No matter how spectacular the scenery, meals around the campfire are often the highlight of the camper's day.
Modern camp stoves and specialized cookware make the cook’s job easier, but nothing beats the taste and appeal of a meal cooked over the campfire. Success at campfire cooking will encourage you to go camping more often.
Caution and Respect
In days gone by, cooking over an open fire could be taken for granted. Today, with concerns about air quality, restricted areas for camping and dwindling firewood stocks in many campgrounds, the freedom to cook over an open fire is a privilege which requires the utmost in caution and respect. Here are a few important considerations:
Campfire cooking requires a clean-burning, hot fire. This is only achieved with dry, seasoned wood. Stripping trees of green wood is fruitless – your fire will be smoky, will burn poorly and create unnecessary pollution. If dry wood is not available, it will need to be packed in. Many public campgrounds supply firewood – call ahead to see what’s available.
Pay close attention to the ground before preparing any fire. In circumstances where building your fire on a rock is not possible, one should ensure that the base of the fire is on bare mineral soil. A fire that is burning all evening has lots of time to burn through the organic layer of the soil and will not be put out with a simple bucket of water. Use previously established fire pits if available, to avoid scarring the area with more fire pits.
Any medium to strong wind is hazardous. The danger of sparks getting away can ignite a forest fire. Also, the coals will reduce more quickly and provide much less cooking time. If substantial wind shelter is unavailable, any outdoor fire is out of the question.
How to Build a Campfire for Cooking
The object is to have all the wood turn into coals at the same time. This gives an even fire with no flames reaching up to burn your food or blacken your cookware. It also yields the longest cooking time from the coals.
Prepare the Site
- Select a fire site at least 8′ from bushes or any combustibles. Be sure no tree branches overhang the site.
- Make a U-shaped perimeter using large rocks or green logs. If using logs, they’ll need to be wet down from time to time. If breezy, have back of firepit face the wind.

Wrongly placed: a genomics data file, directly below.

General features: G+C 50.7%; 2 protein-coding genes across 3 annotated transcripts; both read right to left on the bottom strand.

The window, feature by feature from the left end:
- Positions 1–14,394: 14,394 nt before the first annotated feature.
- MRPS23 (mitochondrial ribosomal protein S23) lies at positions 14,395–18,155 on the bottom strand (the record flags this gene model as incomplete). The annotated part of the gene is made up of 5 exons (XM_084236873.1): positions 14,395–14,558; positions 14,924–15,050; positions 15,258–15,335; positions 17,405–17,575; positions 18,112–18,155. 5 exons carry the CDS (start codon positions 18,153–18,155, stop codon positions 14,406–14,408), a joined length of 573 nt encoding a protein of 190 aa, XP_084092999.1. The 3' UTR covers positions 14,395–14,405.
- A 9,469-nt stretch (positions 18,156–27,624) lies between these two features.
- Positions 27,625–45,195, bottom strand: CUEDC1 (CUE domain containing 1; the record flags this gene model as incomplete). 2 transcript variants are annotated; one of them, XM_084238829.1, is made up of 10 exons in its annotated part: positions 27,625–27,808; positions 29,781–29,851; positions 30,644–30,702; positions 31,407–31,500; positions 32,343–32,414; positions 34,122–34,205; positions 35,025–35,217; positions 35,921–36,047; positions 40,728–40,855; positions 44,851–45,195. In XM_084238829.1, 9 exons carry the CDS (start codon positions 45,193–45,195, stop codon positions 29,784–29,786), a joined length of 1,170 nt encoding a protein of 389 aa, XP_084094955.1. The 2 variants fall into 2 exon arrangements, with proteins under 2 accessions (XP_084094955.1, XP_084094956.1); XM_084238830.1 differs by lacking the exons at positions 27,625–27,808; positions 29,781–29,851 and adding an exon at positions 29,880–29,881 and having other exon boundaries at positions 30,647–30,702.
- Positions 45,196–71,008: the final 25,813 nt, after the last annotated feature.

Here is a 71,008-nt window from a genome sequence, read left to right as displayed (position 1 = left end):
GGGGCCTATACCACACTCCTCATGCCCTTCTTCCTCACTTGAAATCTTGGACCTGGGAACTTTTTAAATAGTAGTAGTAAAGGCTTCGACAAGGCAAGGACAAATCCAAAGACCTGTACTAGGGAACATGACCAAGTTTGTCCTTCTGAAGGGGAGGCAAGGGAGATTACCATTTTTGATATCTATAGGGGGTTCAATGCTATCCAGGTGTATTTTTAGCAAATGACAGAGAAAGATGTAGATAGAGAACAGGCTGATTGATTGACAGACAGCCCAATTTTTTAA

- Put a large flat rock at the rear of the firepit to act as a chimney. The “chimney rock” will help direct the smoke up and away.
Lay the Kindling
- Fill the fire area with crumpled paper or tinder.
- Lay kindling over paper in layers, alternating direction with each layer. Use thin splits of wood or small dead branches. Do not put kindling down “teepee style”. The whole fire area should be covered with the kindling stack.
- Set a bucket of water near the fire area. Light the paper to start your fire.
Build the Fire, Grade the Coals
- When kindling is ablaze, add firewood. The wood should be all the same size, as much as possible. Use hardwood or hardwood branches if available. Distribute wood evenly over fire bed.
- As soon as the last flames die down leaving mostly white coals, use a stick to push the coals into a higher level at the back end and lower level at the front. This will give you the equivalent of ‘Hi’, ‘Med’ and ‘Low’ cook settings. Or, level the coals to your preference.
To cook, set the grill on rocks or wetted green logs. Put food directly on grill or in cookware and prepare your meal. If cooking directly on the grill, a small spray bottle or squirt gun is handy for shooting down any rogue flames, usually caused by food drippings.
As the fire diminishes, bank the coals to get the most heat from them.
After cooking, add wood for your evening campfire. Before retiring, extinguish thoroughly and soak with water. Turn rocks in on fire bed. It will be easy to reassemble the next day if required.
Fire-Safe Ovens and High-Efficiency Stoves for Outdoor Cooking